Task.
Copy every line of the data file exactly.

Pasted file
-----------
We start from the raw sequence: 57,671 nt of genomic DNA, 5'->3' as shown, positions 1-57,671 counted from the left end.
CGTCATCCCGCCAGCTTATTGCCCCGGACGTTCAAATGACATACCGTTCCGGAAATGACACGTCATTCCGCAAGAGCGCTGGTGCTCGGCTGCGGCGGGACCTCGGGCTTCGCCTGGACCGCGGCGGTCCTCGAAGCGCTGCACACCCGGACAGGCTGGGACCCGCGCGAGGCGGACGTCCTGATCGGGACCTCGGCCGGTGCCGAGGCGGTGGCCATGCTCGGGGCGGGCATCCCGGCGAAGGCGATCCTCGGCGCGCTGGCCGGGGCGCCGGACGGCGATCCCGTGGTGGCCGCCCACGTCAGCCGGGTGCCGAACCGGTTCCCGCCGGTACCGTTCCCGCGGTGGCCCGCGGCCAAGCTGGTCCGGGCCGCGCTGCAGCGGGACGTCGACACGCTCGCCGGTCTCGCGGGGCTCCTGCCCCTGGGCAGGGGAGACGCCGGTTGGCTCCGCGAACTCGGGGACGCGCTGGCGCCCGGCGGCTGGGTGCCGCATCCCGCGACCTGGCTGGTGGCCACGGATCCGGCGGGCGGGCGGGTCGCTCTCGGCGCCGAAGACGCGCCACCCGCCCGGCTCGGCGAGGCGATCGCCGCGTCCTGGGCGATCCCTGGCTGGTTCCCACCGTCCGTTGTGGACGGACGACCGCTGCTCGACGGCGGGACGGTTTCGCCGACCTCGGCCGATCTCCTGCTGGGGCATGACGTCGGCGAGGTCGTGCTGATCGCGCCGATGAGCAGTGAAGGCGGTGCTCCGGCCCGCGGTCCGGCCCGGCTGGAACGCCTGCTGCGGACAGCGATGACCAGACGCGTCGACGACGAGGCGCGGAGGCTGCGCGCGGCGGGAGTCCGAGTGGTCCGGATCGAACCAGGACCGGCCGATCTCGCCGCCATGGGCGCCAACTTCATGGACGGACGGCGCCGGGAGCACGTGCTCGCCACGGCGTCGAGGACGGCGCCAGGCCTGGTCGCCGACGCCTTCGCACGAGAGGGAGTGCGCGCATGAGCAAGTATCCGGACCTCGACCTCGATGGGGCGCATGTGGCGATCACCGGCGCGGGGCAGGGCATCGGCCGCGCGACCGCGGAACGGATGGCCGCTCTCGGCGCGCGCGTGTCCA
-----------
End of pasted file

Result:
We start from the raw sequence: 57,671 nt of genomic DNA, 5'->3' as shown, positions 1-57,671 counted from the left end.
CGTCATCCCGCCAGCTTATTGCCCCGGACGTTCAAATGACATACCGTTCCGGAAATGACACGTCATTCCGCAAGAGCGCTGGTGCTCGGCTGCGGCGGGACCTCGGGCTTCGCCTGGACCGCGGCGGTCCTCGAAGCGCTGCACACCCGGACAGGCTGGGACCCGCGCGAGGCGGACGTCCTGATCGGGACCTCGGCCGGTGCCGAGGCGGTGGCCATGCTCGGGGCGGGCATCCCGGCGAAGGCGATCCTCGGCGCGCTGGCCGGGGCGCCGGACGGCGATCCCGTGGTGGCCGCCCACGTCAGCCGGGTGCCGAACCGGTTCCCGCCGGTACCGTTCCCGCGGTGGCCCGCGGCCAAGCTGGTCCGGGCCGCGCTGCAGCGGGACGTCGACACGCTCGCCGGTCTCGCGGGGCTCCTGCCCCTGGGCAGGGGAGACGCCGGTTGGCTCCGCGAACTCGGGGACGCGCTGGCGCCCGGCGGCTGGGTGCCGCATCCCGCGACCTGGCTGGTGGCCACGGATCCGGCGGGCGGGCGGGTCGCTCTCGGCGCCGAAGACGCGCCACCCGCCCGGCTCGGCGAGGCGATCGCCGCGTCCTGGGCGATCCCTGGCTGGTTCCCACCGTCCGTTGTGGACGGACGACCGCTGCTCGACGGCGGGACGGTTTCGCCGACCTCGGCCGATCTCCTGCTGGGGCATGACGTCGGCGAGGTCGTGCTGATCGCGCCGATGAGCAGTGAAGGCGGTGCTCCGGCCCGCGGTCCGGCCCGGCTGGAACGCCTGCTGCGGACAGCGATGACCAGACGCGTCGACGACGAGGCGCGGAGGCTGCGCGCGGCGGGAGTCCGAGTGGTCCGGATCGAACCAGGACCGGCCGATCTCGCCGCCATGGGCGCCAACTTCATGGACGGACGGCGCCGGGAGCACGTGCTCGCCACGGCGTCGAGGACGGCGCCAGGCCTGGTCGCCGACGCCTTCGCACGAGAGGGAGTGCGCGCATGAGCAAGTATCCGGACCTCGACCTCGATGGGGCGCATGTGGCGATCACCGGCGCGGGGCAGGGCATCGGCCGCGCGACCGCGGAACGGATGGCCGCTCTCGGCGCGCGCGTGTCCA